• Post op chemo based on preop response
  • Chemotherapy
    • Chemotherapy given preoperatively - Neoadjuvant
    • Given postoperatively - Adjuvant
    • Advantages of neoadjuvant chemotherapy -
    • regression of the primary tumor, making a successful limb salvage operation easier.
    • may decrease the spread of tumor cells at the time of surgery
    • Effectively treating micrometastases at the earliest time possible.
    • It avoid tumor progression, which may occur during any delay before surgery.
    • Given for about 3-4 weeks before definitive procedure
  • Chemotherapy
    • The drugs used most often to treat osteosarcoma are:
    • Methotrexate with leucovorin (folinic acid)
    • Doxorubicin (Adriamycin)
    • Cisplatin or carboplatin
    • Etoposide
    • Ifosfamide
    • Cyclophosphamide
    • Actinomycin D (dactinomycin)
    • Bleomycin
  • Surgery
    • The main goal of surgery is to safely and completely remove the tumor.
    • Historically – amputation.
    • Over the past few years - limb-sparing procedures have become the standard, mainly due to advances in chemotherapy and sophisticated imaging techniques
    • Limb salvage procedures now can provide rates of local control and long-term survival equal to amputation.
  • Surgery choice
    • Surgical procedures fall into three basic categories:
    • Amputation
    • Limb salvage
    • Rotationplasty
  • Decision ???
    • If the tumor can be removed safely while retaining a viable extremity, a limb sparing procedure may be appropriate.
    • If major nerves or blood vessels are involved, or if complete tumor removal results in significant loss of function, amputation may be a better choice.
    • Patient’s age, desired level of function, cosmetic preference and long-term prognosis must also be considered.
  • Amputation
    • Amputation involves removal of the limb with a safe margin between the end of
    • the retained portion and the
    • tumor
    • It should not be viewed as a
    • failure of treatment, but rather
    • as the first step towards patient’s return to a more comfortable and productive life.
  • Amputation
    • Indication
      • 1. Grossly displaced pathologic fracture
      • 2. Encasement of neurovascular bundle
      • 3. Tumor that enlarges during preop chemo and is adjacent to neurovascular bundle
      • 4. Palliative measure in metastatic disease
      • 5. If the tumor has caused massive necrosis, fungation, infection, or vascular compromise.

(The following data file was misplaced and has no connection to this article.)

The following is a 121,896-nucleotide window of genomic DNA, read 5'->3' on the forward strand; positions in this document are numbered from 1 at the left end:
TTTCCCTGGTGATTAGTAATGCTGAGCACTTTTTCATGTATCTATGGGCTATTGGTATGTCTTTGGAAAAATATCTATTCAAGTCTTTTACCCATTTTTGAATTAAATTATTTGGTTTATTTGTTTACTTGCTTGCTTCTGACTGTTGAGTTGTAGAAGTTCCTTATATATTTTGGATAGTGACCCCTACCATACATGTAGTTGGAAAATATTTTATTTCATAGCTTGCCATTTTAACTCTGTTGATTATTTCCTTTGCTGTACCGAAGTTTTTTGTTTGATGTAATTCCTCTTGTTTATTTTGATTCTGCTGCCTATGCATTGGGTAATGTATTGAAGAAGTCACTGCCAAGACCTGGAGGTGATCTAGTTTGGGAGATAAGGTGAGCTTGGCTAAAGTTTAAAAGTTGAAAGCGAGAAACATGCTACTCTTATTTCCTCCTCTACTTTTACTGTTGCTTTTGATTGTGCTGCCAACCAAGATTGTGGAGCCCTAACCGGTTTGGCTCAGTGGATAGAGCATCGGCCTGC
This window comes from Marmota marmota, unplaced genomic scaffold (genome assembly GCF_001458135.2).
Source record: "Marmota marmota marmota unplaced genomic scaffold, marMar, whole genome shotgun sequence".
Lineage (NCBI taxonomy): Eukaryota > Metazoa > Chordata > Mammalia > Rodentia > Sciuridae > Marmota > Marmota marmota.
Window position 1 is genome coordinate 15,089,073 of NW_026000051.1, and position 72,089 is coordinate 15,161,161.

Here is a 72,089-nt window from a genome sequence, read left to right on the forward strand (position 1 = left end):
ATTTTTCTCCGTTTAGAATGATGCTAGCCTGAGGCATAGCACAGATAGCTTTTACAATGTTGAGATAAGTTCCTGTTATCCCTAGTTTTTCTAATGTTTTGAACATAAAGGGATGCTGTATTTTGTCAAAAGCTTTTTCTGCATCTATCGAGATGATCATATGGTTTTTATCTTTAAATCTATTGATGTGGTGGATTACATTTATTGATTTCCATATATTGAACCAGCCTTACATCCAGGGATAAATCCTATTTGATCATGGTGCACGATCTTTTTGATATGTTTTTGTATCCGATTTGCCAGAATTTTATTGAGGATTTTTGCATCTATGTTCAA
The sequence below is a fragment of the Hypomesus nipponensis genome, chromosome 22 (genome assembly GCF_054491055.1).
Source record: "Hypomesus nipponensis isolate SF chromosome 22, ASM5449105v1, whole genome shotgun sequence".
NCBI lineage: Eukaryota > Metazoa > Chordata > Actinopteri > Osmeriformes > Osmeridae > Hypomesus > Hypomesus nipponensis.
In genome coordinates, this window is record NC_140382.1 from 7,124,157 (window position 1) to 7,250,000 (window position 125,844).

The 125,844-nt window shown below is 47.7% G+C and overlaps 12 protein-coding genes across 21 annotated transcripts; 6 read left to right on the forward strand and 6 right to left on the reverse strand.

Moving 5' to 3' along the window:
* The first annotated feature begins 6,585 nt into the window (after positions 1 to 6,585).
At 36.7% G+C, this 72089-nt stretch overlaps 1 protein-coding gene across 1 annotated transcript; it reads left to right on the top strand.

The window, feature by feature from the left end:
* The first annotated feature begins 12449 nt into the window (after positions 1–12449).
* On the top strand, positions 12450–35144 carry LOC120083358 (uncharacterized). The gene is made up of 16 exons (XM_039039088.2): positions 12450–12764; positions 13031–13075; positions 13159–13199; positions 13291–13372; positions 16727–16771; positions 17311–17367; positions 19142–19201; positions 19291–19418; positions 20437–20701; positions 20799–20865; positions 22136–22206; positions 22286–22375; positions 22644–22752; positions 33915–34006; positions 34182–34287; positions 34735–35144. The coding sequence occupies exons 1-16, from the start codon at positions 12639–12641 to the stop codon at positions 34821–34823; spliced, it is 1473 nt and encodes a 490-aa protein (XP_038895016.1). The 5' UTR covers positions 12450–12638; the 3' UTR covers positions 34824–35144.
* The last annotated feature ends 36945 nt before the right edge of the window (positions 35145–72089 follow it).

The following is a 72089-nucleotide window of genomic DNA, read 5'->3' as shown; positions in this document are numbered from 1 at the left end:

• Limb salvage surgery
    • Removing the tumor with a normal cuff of tissue surrounding it while preserving vascular and nerve supply to the extremity.
    • The skeletal defect must be reconstructed by
    • Endoprosthesis (most common) –
    • replacing the removed bone with
    • a metal implant
    • Allograft (cadaveric) bone
    • Vascularized bone acquired from the patient
    • Allograft-prosthetic composite constructions
  • Rotationplasty
    • compromise between amputation and limb salvage
    • most commonly used for osteosarcomas of the distal femur in skeletally immature patients
    • It is a procedure where the neurovascular structures and distal aspect of the limb (leg) are retained, and re-attached to the proximal portion after the tumor has been removed.
    • For functional purposes, the distal segment is turned 180 degrees so that the ankle joint functions as a knee joint, thus converting an above-knee to a below-knee amputation in order for prosthetic use to be maximized
  • Radiotherapy
    • Radiation therapy has no major role in osteosarcoma
    • Radiation therapy may be useful in some cases where the tumor cannot be completely removed by surgery. E.g. in pelvic bones or in the bones of the face.
    • Megavoltage (upto 6000-8000 rads)
  • Follow up and Prognosis
    • Signs of recurrence, metastasis and treatment related complications
    • Physical examination,radiographs of the primary site, serial chest imaging,bone scans and laboratory examinations
    • 50 % cases with high grade osteosarcoma have some type of relapse in 5 months
    • If recurrence is detected, additional surgery (radical amputation)and chemotherapy may be warranted.
    • 5 year survival rate is 5% - 23%
    • THANK YOU !